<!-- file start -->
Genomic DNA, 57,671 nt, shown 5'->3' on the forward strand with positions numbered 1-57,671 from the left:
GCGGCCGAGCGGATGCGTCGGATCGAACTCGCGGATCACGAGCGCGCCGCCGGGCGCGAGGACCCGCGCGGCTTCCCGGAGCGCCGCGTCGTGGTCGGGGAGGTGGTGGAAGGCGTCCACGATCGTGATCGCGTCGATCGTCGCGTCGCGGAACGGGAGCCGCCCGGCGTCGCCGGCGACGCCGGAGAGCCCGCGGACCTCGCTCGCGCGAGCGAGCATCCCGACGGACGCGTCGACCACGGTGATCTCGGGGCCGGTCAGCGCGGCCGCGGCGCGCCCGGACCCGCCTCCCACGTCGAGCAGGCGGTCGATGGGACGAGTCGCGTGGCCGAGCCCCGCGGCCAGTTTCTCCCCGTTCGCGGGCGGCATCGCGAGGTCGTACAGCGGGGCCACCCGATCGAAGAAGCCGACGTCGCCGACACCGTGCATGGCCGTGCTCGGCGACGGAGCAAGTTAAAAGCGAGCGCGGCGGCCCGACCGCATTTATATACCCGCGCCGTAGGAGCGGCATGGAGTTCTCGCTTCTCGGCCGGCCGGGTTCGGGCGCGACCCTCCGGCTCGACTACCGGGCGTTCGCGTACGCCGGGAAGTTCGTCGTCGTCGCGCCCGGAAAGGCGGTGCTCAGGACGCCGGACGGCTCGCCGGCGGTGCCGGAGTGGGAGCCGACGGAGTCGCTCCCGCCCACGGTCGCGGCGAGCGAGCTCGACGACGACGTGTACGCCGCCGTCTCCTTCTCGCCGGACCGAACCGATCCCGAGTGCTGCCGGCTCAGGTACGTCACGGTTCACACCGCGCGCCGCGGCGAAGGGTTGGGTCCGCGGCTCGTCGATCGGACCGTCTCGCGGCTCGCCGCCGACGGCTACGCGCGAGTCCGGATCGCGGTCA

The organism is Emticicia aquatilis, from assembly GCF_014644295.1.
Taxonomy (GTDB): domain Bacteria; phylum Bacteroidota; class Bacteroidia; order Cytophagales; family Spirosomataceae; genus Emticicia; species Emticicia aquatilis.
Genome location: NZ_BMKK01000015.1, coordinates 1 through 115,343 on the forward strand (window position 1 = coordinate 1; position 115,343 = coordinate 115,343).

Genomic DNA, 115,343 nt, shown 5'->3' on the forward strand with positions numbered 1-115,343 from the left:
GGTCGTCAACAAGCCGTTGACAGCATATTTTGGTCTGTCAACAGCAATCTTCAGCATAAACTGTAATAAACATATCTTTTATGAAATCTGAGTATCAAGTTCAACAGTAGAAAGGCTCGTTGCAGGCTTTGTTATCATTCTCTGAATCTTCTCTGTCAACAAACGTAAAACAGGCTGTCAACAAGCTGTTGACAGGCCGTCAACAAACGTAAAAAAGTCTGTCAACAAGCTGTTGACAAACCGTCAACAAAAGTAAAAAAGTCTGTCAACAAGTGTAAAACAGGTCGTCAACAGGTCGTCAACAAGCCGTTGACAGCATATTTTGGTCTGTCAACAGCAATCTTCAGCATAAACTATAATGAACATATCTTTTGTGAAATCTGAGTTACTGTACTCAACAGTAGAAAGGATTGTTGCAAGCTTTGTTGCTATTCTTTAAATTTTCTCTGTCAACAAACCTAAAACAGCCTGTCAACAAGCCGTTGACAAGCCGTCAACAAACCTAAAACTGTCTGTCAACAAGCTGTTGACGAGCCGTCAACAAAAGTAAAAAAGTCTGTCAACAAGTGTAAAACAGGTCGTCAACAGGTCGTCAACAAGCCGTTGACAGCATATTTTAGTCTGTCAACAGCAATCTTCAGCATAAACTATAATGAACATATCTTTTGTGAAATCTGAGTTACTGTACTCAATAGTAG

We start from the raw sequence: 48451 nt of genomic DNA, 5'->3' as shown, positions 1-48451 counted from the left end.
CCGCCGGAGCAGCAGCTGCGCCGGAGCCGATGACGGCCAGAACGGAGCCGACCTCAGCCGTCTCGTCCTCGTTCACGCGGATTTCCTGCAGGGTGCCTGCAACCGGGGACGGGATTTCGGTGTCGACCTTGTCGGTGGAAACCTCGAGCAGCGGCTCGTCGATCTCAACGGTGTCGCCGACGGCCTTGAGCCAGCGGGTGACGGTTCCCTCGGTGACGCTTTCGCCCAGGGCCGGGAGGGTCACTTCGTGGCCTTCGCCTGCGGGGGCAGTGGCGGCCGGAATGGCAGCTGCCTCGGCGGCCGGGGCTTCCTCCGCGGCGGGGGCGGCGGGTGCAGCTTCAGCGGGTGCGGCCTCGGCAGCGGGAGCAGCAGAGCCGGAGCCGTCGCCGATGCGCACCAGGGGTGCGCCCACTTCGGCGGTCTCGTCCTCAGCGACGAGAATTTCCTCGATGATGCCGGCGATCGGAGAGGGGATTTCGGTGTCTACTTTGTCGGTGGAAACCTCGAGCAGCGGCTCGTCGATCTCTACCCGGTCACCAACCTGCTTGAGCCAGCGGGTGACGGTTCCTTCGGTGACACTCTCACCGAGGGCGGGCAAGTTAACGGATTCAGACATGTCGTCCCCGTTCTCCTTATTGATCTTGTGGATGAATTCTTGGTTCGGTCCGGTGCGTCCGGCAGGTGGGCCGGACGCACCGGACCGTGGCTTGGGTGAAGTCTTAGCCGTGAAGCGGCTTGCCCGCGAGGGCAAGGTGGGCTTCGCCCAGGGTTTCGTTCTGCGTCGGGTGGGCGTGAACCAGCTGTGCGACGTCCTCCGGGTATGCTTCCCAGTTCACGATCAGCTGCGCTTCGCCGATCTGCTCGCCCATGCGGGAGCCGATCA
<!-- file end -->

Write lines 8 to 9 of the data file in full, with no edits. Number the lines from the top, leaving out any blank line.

We start from the raw sequence: 48451 nt of genomic DNA, 5'->3' as shown, positions 1-48451 counted from the left end.
CCGCCGGAGCAGCAGCTGCGCCGGAGCCGATGACGGCCAGAACGGAGCCGACCTCAGCCGTCTCGTCCTCGTTCACGCGGATTTCCTGCAGGGTGCCTGCAACCGGGGACGGGATTTCGGTGTCGACCTTGTCGGTGGAAACCTCGAGCAGCGGCTCGTCGATCTCAACGGTGTCGCCGACGGCCTTGAGCCAGCGGGTGACGGTTCCCTCGGTGACGCTTTCGCCCAGGGCCGGGAGGGTCACTTCGTGGCCTTCGCCTGCGGGGGCAGTGGCGGCCGGAATGGCAGCTGCCTCGGCGGCCGGGGCTTCCTCCGCGGCGGGGGCGGCGGGTGCAGCTTCAGCGGGTGCGGCCTCGGCAGCGGGAGCAGCAGAGCCGGAGCCGTCGCCGATGCGCACCAGGGGTGCGCCCACTTCGGCGGTCTCGTCCTCAGCGACGAGAATTTCCTCGATGATGCCGGCGATCGGAGAGGGGATTTCGGTGTCTACTTTGTCGGTGGAAACCTCGAGCAGCGGCTCGTCGATCTCTACCCGGTCACCAACCTGCTTGAGCCAGCGGGTGACGGTTCCTTCGGTGACACTCTCACCGAGGGCGGGCAAGTTAACGGATTCAGACATGTCGTCCCCGTTCTCCTTATTGATCTTGTGGATGAATTCTTGGTTCGGTCCGGTGCGTCCGGCAGGTGGGCCGGACGCACCGGACCGTGGCTTGGGTGAAGTCTTAGCCGTGAAGCGGCTTGCCCGCGAGGGCAAGGTGGGCTTCGCCCAGGGTTTCGTTCTGCGTCGGGTGGGCGTGAACCAGCTGTGCGACGTCCTCCGGGTATGCTTCCCAGTTCACGATCAGCTGCGCTTCGCCGATCTGCTCGCCCATGCGGGAGCCGATCA